Founding a profitable company has long been a path to immense wealth for many of the Wealthiest Angelenos, with serial entrepreneurs Alfred Mann and Eli Broad prime examples.

Now, though, just being a hired gun may be enough to vault a person into the ranks of the wealthiest in these days of inflated CEO compensation.

Consider Ray Irani.

The chairman and chief executive of Occidental Petroleum had one of the biggest paydays in the U.S. business world last year. On top of $55.6 million in salary, bonuses and deferred compensation, Irani also saw $270 million in profit from cashed out stock options, plus another $93 million from a deferred stock plan the company was ending.

Including other compensation, it amounted to a $460 million payout for Irani, who since 1990 has led the company founded by Armand Hammer. That wasn't enough to place the chief executive on the Business Journal's list, but another payday like that should do the trick.

Of course, it's not as if the Business Journal's list has been devoid of CEO-derived wealth. Former Walt Disney Co. Chief Executive Michael Eisner ran the entertainment giant for 20 years before retiring in 2005, and was No. 49 this year with an estimated net worth of $790 million.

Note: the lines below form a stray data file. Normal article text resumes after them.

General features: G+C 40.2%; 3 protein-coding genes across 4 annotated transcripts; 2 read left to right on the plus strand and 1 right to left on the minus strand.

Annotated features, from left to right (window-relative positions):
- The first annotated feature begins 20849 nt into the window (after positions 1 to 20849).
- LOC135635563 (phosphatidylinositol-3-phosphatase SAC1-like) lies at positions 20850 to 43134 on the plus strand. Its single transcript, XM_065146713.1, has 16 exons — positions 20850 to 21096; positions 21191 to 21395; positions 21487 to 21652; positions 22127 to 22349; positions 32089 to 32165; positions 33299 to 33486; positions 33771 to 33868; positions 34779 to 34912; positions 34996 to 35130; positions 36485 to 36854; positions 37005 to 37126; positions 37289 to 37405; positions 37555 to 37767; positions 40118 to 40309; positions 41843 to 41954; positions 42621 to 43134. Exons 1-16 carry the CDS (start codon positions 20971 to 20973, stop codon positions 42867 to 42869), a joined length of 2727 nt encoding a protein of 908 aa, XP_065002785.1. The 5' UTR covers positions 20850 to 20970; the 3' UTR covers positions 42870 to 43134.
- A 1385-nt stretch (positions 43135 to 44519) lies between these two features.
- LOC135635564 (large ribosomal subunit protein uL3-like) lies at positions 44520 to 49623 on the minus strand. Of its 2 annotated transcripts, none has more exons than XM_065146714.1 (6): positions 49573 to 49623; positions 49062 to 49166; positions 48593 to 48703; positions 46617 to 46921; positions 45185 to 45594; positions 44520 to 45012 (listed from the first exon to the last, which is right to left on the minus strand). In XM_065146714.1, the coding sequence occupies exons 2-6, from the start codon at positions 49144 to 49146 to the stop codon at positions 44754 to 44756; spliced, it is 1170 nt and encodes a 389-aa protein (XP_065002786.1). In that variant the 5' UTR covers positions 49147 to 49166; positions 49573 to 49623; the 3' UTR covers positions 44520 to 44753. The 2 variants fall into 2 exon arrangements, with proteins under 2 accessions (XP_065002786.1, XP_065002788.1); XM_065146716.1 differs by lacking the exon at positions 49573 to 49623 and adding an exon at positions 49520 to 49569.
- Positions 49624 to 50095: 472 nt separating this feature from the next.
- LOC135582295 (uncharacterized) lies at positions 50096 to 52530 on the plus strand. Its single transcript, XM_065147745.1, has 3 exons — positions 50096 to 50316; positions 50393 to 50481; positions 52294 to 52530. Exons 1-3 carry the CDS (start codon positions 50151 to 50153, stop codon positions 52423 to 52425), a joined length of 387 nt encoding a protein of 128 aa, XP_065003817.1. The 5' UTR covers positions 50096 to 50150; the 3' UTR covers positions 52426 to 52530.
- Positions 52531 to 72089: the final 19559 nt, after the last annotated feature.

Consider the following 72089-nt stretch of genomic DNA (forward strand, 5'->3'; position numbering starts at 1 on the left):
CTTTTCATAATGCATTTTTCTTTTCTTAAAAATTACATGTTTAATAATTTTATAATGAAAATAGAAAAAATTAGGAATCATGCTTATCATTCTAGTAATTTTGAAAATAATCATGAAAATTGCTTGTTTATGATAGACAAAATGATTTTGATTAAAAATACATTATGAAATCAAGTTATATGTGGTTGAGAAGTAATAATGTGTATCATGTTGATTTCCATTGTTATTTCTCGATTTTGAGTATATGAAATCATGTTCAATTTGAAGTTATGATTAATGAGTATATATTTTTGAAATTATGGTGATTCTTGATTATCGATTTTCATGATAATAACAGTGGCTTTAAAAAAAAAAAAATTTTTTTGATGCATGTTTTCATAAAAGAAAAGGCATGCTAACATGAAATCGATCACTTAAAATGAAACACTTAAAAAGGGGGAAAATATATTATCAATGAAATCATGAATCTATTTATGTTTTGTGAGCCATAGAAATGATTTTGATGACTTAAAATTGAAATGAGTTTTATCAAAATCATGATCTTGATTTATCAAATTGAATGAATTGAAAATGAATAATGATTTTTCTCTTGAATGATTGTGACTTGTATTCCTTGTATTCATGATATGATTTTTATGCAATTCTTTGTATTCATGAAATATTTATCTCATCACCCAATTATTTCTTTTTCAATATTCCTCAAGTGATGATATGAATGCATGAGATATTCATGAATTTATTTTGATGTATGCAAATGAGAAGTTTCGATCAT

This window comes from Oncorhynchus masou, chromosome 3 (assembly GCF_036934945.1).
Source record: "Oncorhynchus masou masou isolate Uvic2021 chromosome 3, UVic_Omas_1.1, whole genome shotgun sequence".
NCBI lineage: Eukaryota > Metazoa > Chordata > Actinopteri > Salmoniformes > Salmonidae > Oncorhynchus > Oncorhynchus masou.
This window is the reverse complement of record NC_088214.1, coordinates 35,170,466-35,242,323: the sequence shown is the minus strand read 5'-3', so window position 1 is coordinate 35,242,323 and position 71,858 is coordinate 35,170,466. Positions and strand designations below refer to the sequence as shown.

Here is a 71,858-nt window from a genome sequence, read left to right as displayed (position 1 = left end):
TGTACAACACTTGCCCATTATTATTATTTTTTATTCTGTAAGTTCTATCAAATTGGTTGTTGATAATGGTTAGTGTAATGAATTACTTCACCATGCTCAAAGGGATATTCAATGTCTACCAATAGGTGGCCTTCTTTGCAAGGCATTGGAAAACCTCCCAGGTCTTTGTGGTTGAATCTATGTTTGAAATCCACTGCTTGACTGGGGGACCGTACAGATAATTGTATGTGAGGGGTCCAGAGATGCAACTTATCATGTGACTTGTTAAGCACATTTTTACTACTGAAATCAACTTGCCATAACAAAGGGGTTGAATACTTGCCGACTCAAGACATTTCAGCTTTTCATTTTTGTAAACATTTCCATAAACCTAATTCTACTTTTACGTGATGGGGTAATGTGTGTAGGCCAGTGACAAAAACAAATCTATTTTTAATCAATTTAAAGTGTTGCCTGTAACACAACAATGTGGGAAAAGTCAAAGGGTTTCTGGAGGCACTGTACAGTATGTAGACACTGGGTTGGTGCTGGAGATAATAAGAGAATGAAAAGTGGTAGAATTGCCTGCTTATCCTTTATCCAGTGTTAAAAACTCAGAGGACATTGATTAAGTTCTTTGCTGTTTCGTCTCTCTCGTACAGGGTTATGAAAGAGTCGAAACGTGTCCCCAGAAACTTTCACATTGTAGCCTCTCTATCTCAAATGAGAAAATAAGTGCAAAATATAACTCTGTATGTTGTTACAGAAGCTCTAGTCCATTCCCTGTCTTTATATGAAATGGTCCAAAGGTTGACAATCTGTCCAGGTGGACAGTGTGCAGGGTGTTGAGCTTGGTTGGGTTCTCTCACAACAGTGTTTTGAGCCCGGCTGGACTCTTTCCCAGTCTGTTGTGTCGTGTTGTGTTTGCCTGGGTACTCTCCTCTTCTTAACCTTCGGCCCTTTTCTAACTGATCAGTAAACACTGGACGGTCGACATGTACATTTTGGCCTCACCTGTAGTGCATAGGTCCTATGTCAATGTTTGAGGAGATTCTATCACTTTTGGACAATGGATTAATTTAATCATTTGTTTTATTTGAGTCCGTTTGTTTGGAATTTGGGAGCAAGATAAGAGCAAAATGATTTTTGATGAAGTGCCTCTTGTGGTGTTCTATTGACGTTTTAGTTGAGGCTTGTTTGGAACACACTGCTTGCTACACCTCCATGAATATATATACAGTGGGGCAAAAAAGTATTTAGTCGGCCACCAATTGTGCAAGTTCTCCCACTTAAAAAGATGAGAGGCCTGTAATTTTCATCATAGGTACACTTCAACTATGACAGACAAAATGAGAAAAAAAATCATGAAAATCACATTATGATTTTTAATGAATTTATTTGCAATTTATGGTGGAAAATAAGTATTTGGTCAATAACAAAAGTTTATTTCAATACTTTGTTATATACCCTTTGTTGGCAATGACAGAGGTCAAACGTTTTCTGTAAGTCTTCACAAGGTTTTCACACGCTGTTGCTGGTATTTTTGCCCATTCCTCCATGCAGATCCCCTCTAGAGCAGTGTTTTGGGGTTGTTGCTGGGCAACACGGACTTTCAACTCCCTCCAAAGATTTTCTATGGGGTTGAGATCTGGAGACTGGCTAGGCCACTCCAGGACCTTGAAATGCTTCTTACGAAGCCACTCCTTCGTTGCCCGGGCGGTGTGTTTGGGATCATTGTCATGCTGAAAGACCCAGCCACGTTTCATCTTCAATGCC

Then again, Eisner was a poster child for overcompensated executives ever since regulatory filings showed he had made $570 million in 1998 from stock option exercises. And the huge payout turned out to be a public relations liability during his battle with Disney Director Roy Disney, who was ultimately successful in ousting Eisner from his post in 2005.

Another highly paid executive who might have been on track to eventually make the Business Journal list was Bruce Karatz, the former chairman and chief executive of KB Home who raked in $156 million last year, mostly from exercising stock options.

Karatz, who ranked second after Irani in the Business Journal's survey of 2005 executive compensation, retired in November after an internal investigation found he had backdated stock option grants to maximize his gains.

The growing shareholder furor over excessive compensation also has led Angelo Mozilo, the chairman and chief executive at Countrywide Financial Corp. to cut his base pay by 35 percent from $2.9 million last year.

But Mozilo continues to periodically cash out his options through his prearranged 10b5-1 trading plan, last week netting almost $1.4 million from exercising and selling 46,000 options. His total compensation last year from the nation's leading mortgage lender was more than $120 million and could have been higher if not for the slowing housing market.

But unlike Eisner, Irani and Karatz, Mozillo was a co-founder of Countrywide in the 1960s, serving as chief executive since 1998.

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